As you probably know, between 2003 and 2005 there was an outbreak of C.Diff. at Stoke Mandeville Hospital in my constituency. More than 30 people died and more than 300 were infected. The source was a particularly virulent strain of C. Diff. known as 027. It cannot be eradicated by hand gels. Prevention requires hand washing. Patients need to be nursed in isolation and wards and rooms vacated and cleansed to get rid of the 027 spores.
The Healthcare Commission published a report into Stoke Mandeville. It was very critical of the local management and both the Chairman and Chief Executive stepped down shortly before the report was published. However, when I read the report what stuck out a mile was that the hospital managers were working on the assumption that the Department's financial and waiting time targets had to be put before everything else and pressure on beds (to meet those targets) meant that it was not possible to isolate patients or vacate infected rooms as should have been routinely done.
The Government knows that this tension existed. In April 2005, the Public Accounts Committee reported that :
10. There is evidence that wider factors such as bed management policies and the
need to meet waiting times targets can compromise infection prevention and
control. Seven out of ten trusts are still operating with bed occupancy levels higher than the 82% that the Department told our predecessors it hoped to achieve by 2003–04. Trusts need to reduce bed occupancy levels and to adopt more effective bed management practices which avoid patients moving too
11. In 2001 the Department assured our predecessors that the need for isolation
facilities was being addressed, yet only a quarter of the 56% of trusts that had
undertaken a risk assessment to determine the number and quality of isolation
7 facilities had obtained the required facilities. Strategic health authorities should
ensure that all NHS Trusts have carried out a risk assessment of their isolation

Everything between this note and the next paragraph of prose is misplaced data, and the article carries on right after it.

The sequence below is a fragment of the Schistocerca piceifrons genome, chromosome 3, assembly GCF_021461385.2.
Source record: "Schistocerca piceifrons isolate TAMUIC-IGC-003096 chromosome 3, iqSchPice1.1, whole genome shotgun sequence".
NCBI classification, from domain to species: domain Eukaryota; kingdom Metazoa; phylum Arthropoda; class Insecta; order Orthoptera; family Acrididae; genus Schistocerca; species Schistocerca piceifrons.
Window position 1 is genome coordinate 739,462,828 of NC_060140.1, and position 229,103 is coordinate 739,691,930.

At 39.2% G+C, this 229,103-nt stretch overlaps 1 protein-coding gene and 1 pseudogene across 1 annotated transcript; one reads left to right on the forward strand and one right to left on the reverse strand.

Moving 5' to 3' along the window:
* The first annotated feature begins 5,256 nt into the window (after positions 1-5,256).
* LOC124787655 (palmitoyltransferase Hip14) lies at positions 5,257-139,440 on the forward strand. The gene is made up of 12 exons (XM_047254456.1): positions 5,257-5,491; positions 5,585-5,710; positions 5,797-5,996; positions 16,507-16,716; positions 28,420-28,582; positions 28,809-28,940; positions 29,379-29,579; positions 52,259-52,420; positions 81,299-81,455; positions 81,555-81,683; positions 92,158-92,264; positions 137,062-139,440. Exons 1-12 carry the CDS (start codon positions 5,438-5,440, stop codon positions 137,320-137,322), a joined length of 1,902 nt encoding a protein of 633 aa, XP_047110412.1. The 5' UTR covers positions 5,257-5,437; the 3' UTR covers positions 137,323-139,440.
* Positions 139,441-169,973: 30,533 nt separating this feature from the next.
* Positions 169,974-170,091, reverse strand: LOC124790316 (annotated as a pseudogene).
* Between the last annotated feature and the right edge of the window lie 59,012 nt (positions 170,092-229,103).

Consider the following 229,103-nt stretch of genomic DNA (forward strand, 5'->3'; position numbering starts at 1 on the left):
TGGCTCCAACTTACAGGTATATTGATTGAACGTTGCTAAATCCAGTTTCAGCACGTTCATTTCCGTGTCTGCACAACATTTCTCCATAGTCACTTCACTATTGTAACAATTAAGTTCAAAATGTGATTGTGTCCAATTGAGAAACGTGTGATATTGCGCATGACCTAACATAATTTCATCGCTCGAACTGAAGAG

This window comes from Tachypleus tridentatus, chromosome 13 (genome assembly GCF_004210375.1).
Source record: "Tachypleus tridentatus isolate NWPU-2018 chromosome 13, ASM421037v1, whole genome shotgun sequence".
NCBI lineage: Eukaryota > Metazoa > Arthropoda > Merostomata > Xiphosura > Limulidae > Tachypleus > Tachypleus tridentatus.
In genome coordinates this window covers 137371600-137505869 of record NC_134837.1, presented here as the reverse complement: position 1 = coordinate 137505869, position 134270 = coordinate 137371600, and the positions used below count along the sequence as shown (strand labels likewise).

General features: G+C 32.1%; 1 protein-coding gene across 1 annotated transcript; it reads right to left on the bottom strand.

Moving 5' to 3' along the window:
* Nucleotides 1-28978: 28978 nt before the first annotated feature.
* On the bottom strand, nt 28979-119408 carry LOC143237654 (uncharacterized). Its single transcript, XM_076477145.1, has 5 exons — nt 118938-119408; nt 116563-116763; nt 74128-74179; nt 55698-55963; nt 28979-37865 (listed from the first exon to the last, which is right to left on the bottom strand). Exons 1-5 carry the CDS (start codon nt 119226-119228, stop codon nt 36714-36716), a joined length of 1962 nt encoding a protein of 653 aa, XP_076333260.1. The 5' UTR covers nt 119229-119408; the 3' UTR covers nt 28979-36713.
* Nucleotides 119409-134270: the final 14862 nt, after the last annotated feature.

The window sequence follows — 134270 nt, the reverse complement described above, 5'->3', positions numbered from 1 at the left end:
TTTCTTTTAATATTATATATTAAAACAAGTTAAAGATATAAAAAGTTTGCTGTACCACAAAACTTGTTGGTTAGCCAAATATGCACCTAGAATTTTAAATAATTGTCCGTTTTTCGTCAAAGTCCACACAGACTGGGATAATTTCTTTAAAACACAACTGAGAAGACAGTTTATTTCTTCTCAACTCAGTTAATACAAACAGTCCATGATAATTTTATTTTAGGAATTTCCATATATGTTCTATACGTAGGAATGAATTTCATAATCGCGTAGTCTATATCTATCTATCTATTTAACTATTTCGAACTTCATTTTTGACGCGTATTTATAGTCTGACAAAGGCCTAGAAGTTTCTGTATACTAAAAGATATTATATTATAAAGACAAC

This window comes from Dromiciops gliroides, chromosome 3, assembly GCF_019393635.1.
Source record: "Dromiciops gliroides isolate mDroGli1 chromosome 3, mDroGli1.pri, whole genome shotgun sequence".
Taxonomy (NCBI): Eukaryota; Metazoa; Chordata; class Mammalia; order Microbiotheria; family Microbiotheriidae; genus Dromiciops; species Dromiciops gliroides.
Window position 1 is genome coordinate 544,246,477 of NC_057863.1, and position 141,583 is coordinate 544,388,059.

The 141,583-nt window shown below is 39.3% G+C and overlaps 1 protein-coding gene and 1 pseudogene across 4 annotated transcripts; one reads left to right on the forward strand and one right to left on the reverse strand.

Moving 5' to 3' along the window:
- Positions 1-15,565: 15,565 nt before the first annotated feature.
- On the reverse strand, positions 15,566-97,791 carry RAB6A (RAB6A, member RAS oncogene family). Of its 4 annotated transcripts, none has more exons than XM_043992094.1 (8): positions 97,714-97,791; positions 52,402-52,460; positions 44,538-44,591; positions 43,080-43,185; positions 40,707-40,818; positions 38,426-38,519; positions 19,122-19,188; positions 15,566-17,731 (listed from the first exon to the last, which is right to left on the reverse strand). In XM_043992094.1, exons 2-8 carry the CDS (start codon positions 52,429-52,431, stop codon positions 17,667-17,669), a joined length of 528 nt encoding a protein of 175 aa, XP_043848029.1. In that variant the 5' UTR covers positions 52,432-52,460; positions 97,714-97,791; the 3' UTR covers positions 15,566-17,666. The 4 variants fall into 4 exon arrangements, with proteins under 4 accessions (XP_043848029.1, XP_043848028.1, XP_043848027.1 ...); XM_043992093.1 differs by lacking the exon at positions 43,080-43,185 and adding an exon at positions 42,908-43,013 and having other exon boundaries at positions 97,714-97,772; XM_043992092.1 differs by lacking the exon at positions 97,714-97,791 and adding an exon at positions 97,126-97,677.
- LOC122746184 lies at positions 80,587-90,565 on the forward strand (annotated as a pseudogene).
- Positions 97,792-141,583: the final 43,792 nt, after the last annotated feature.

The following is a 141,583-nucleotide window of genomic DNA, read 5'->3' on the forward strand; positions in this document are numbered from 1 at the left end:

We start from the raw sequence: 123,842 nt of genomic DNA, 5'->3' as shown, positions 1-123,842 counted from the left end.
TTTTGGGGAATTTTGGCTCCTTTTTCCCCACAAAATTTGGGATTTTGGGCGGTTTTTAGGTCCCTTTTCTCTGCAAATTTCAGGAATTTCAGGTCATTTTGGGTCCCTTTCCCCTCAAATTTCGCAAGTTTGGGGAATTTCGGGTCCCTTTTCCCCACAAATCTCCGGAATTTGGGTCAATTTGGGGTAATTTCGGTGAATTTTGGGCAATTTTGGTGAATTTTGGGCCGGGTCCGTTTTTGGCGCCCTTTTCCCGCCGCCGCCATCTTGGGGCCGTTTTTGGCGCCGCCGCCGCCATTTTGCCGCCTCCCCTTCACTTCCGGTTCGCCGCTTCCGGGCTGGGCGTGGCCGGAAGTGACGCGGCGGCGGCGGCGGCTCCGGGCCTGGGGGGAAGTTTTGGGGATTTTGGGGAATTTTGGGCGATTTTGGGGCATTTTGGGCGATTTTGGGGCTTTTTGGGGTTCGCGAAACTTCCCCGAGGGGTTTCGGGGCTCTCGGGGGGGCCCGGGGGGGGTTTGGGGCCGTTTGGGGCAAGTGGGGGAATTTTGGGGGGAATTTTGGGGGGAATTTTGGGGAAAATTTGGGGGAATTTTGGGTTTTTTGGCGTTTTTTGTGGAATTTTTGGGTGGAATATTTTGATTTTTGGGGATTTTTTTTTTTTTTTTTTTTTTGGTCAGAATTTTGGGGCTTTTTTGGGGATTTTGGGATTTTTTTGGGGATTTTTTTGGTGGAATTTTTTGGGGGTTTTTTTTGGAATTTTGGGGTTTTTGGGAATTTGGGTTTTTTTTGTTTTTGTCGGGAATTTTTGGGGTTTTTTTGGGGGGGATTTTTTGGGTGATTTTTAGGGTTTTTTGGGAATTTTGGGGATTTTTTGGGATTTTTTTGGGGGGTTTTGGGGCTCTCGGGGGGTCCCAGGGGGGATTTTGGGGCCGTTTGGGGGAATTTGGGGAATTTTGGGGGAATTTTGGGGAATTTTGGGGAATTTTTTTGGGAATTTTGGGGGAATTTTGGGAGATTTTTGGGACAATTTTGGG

facilities, in line with Health and Safety legislation, and work with them to determine a timetable and resourcing strategy to address identified shortfalls in requirements.
12. The Comptroller and Auditor General’s Report noted that 12% of infection
control teams reported that their recommendation to close a ward or hospital
to admissions for the purpose of infection control had been refused or discouraged by their Chief Executive. NHS trusts should inform their strategic health authorities when a recommendation to close a ward is refused. Strategic health authorities should ensure that these incidents are recorded and should work with trusts to identify ways of minimising the impact of such closures.
(PAC 24th Report of 2004/2005 Session, HC 554, "Improving Patient Care by Reducing the Risk of Hospital Acquired Infection: A Progress Report")
Soon after the Stoke Mandeville outbreak was made public, I was tipped off by senior NHS staff that Stoke's case was far from unique and that C. Diff. was a growing problem throughout the Health Service. In June 2005, I asked Patricia Hewitt to extend the scope of the inquiry into Stoke Mandeville to cover every hospital in England where the 027 strain had been found. The Government declined to do so but said it "hopes best practice would be shared across the NHS".
We now know that C. Diff. is a serious threat to patient safety in many NHS hospitals. Even after many years in politics, I have been shocked by the Government's complacency about this crisis, and its sloth in taking effective action.
In 2006, there was still only one laboratory in the country, the Anaerobe Reference Laboratory in Cardiff, that was able to analyse C. Diff. samples and identify particular strains. There only a random selection of patient samples were being analysed. There was no comprehensive analysis of samples from patients who displayed C. Diff. symptoms. I would like to believe that things have now improved, but I fear that it takes a scandal as great as that at Maidstone to shake the Department of Health out of its obsession with targets.